"Monogram," made in 1959, a stuffed Angora goat with a rubber tire around its middle, is one of his best-known images. Time magazine art critic Robert Hughes called it the supreme example of the ironic lechery in Rauschenberg's work, and noted William Blake's line that the lust of the goat is the bounty of God.
In "Bed," made in 1955, Rauschenberg stretched a bed quilt over an improvised frame, added a pillow and covered all of it with drips and streaks of red paint. After that there were collages, and photography, prints and sculpture.
"I don't work with a prescribed notion or a specific message," he says. "I have tended to use images or objects that don't have any particular respect built into them as symbols or icons. The message is to reflect your own life into it and possibly make a few changes.
"In my most naive state, in my first New York loft, I was always annoyed by the artists who thought that the studio was some kind of special place, that they were protected from the outside world. I always wanted my work to look more like what was going on outside than what was going on inside. The door was always open, the television was always on, the windows were always open."
Standing in front of "Altar Peace" at the National Gallery, patiently posing for photographers, Rauschenberg preens and turns. He is compact, with dark eyes that glow in a burnished, inquisitive face. Hands in his pockets, hands at his side, he rocks back and forth in his perfectly polished black boots.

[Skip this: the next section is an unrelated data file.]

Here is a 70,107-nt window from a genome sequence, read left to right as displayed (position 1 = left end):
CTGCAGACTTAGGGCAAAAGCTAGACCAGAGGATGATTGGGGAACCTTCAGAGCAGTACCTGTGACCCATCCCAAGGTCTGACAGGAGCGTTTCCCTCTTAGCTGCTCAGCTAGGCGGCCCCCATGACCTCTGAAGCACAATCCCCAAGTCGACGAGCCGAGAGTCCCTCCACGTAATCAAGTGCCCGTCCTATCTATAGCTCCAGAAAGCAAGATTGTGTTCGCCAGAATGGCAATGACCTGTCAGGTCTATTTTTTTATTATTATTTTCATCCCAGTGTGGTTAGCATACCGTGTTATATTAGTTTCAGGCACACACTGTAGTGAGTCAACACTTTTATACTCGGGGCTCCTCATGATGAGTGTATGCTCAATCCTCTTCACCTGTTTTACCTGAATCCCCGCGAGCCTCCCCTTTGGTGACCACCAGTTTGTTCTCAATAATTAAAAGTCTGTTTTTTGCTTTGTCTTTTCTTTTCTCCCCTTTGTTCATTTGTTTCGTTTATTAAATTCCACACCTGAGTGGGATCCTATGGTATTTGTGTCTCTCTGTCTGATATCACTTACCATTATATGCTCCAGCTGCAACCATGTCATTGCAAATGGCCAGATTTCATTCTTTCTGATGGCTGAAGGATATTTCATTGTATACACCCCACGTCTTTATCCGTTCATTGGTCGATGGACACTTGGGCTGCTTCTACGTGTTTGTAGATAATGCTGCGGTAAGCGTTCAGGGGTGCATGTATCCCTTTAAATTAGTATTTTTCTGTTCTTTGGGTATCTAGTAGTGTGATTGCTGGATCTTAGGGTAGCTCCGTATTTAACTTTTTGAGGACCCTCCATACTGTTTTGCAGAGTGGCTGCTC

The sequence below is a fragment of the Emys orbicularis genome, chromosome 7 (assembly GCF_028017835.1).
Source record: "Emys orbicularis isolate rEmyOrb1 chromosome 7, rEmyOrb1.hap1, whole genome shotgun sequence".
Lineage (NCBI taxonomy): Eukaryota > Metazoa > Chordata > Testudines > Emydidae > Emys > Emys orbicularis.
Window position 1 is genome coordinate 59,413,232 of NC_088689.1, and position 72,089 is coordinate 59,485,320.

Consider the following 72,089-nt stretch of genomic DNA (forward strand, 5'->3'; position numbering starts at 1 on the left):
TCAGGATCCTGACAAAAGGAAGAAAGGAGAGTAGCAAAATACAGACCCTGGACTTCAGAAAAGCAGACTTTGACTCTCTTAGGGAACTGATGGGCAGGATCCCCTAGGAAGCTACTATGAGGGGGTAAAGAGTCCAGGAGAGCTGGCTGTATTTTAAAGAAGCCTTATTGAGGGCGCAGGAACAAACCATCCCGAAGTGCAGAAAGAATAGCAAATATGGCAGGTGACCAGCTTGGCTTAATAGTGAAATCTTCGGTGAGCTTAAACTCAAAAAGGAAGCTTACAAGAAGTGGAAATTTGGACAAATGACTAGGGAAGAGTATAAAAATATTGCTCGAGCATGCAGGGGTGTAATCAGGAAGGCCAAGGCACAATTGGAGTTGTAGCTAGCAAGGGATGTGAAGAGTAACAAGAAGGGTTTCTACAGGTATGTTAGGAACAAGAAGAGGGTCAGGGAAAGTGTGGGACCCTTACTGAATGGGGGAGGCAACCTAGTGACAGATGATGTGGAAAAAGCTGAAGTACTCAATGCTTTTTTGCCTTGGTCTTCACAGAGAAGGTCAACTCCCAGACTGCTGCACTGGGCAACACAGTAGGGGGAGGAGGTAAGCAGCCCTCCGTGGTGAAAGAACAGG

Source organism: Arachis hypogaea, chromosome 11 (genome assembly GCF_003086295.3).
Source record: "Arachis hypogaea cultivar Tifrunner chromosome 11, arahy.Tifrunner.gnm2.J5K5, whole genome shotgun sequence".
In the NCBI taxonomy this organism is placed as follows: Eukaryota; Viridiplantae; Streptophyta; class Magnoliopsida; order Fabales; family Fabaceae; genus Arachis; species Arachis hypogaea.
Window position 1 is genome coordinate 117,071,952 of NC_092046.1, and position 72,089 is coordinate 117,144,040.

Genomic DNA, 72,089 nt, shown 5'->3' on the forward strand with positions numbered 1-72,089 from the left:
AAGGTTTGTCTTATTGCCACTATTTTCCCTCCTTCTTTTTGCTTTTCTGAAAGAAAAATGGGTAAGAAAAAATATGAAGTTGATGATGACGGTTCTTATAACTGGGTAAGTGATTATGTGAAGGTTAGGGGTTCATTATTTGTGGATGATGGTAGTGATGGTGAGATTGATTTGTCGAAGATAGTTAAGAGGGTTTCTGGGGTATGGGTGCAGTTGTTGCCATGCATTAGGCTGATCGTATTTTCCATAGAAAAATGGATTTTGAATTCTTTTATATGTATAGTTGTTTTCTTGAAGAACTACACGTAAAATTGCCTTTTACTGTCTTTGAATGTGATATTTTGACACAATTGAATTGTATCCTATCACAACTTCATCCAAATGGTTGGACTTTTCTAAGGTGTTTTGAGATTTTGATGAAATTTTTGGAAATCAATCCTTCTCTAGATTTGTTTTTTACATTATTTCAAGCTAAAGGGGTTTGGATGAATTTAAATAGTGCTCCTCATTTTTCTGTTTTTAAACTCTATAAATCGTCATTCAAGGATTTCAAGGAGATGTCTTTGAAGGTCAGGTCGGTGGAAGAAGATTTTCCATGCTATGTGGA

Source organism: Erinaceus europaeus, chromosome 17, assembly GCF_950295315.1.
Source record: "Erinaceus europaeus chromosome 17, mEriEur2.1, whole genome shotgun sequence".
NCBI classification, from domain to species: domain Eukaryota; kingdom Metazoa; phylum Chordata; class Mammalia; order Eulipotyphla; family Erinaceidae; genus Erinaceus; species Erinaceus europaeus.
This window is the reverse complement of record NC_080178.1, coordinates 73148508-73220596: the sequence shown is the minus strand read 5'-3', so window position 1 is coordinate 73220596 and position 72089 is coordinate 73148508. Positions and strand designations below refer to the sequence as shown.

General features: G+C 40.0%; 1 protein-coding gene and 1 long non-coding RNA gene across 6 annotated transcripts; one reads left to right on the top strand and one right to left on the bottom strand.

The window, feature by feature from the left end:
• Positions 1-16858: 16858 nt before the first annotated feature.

The idea for the cultural exchange came out of his working trip to China and Japan in 1982, a trip that silenced critics who by the '70s were sniping that Rauschenberg's best was behind him. He surprised and delighted the art world by returning with almost 500 collages and a 100-foot photograph. They called the work Rauschenberg's renaissance. He saw possibilities.
He has made preliminary trips to several of the countries already and, as could have been expected, has found treasures in unexpected places.
"Mud flaps," he says. "I'm making mud flaps for Thailand. You know those flaps on trucks? They have fantastic mud flaps. They advertise movies and movie stars on them, and the trucks are all so beautifully decorated anyway."
In Sri Lanka he wants to make batiks, with patterns taken from his old photographs. "We'll sew those together to make elephant outfits and the exhibition there will begin with a parade of elephants and local dancers."
On Tibet: "It's going to be the most difficult country for me to paint for, or do any kind of collaboration, because I've always sort of secretly felt that my work was quite Tibetan already. Seeing some spiritual life in the most common object is very close to what they are all about and they also are not shy about colors. And they have a rich sense of extremes."
Age and the Florida sun have left a magnificent map on Rauschenberg's face; when he smiles, his face is wreathed in exclamatory lines. He smiles a lot when he talks about the Rauschenberg Overseas Cultural Interchange and looks happy as a cat on a warm sidewalk. "This is not a selfless trip, you know. I love this. I'm growing from it. The experience I'm getting will certainly add to my own creative possibilities.
"I don't understand artists who . . . I have some colleagues that treat making art as just what they do professionally. I know some very outstanding artists who confess in private that it's such a bore, but it's their job or something. I'm never happier than when I'm working and it's getting worse. I had thought it must calm down but it seems the more I do, the more it looks like there is to do."